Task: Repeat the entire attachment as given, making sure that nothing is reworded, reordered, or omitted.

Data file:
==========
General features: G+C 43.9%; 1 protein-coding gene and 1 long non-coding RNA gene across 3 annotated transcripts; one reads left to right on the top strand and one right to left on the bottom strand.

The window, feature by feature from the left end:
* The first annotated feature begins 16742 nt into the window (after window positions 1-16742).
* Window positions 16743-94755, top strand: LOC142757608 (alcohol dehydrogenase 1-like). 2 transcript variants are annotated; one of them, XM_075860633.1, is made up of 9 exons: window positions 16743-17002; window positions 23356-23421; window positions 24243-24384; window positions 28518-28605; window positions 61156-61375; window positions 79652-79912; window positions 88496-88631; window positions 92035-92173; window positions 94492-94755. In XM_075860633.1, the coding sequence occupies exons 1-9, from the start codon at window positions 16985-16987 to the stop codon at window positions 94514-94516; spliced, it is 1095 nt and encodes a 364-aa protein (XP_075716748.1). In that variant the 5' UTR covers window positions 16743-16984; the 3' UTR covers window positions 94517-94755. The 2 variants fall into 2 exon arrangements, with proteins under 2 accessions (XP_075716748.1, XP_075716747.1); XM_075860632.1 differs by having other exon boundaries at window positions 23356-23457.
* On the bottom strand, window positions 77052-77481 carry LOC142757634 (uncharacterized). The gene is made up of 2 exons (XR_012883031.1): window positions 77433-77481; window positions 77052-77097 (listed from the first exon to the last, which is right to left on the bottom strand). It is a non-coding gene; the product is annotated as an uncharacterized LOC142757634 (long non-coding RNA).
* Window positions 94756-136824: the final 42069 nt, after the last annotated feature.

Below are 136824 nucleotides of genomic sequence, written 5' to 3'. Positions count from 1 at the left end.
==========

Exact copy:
General features: G+C 43.9%; 1 protein-coding gene and 1 long non-coding RNA gene across 3 annotated transcripts; one reads left to right on the top strand and one right to left on the bottom strand.

The window, feature by feature from the left end:
* The first annotated feature begins 16742 nt into the window (after window positions 1-16742).
* Window positions 16743-94755, top strand: LOC142757608 (alcohol dehydrogenase 1-like). 2 transcript variants are annotated; one of them, XM_075860633.1, is made up of 9 exons: window positions 16743-17002; window positions 23356-23421; window positions 24243-24384; window positions 28518-28605; window positions 61156-61375; window positions 79652-79912; window positions 88496-88631; window positions 92035-92173; window positions 94492-94755. In XM_075860633.1, the coding sequence occupies exons 1-9, from the start codon at window positions 16985-16987 to the stop codon at window positions 94514-94516; spliced, it is 1095 nt and encodes a 364-aa protein (XP_075716748.1). In that variant the 5' UTR covers window positions 16743-16984; the 3' UTR covers window positions 94517-94755. The 2 variants fall into 2 exon arrangements, with proteins under 2 accessions (XP_075716748.1, XP_075716747.1); XM_075860632.1 differs by having other exon boundaries at window positions 23356-23457.
* On the bottom strand, window positions 77052-77481 carry LOC142757634 (uncharacterized). The gene is made up of 2 exons (XR_012883031.1): window positions 77433-77481; window positions 77052-77097 (listed from the first exon to the last, which is right to left on the bottom strand). It is a non-coding gene; the product is annotated as an uncharacterized LOC142757634 (long non-coding RNA).
* Window positions 94756-136824: the final 42069 nt, after the last annotated feature.

Below are 136824 nucleotides of genomic sequence, written 5' to 3'. Positions count from 1 at the left end.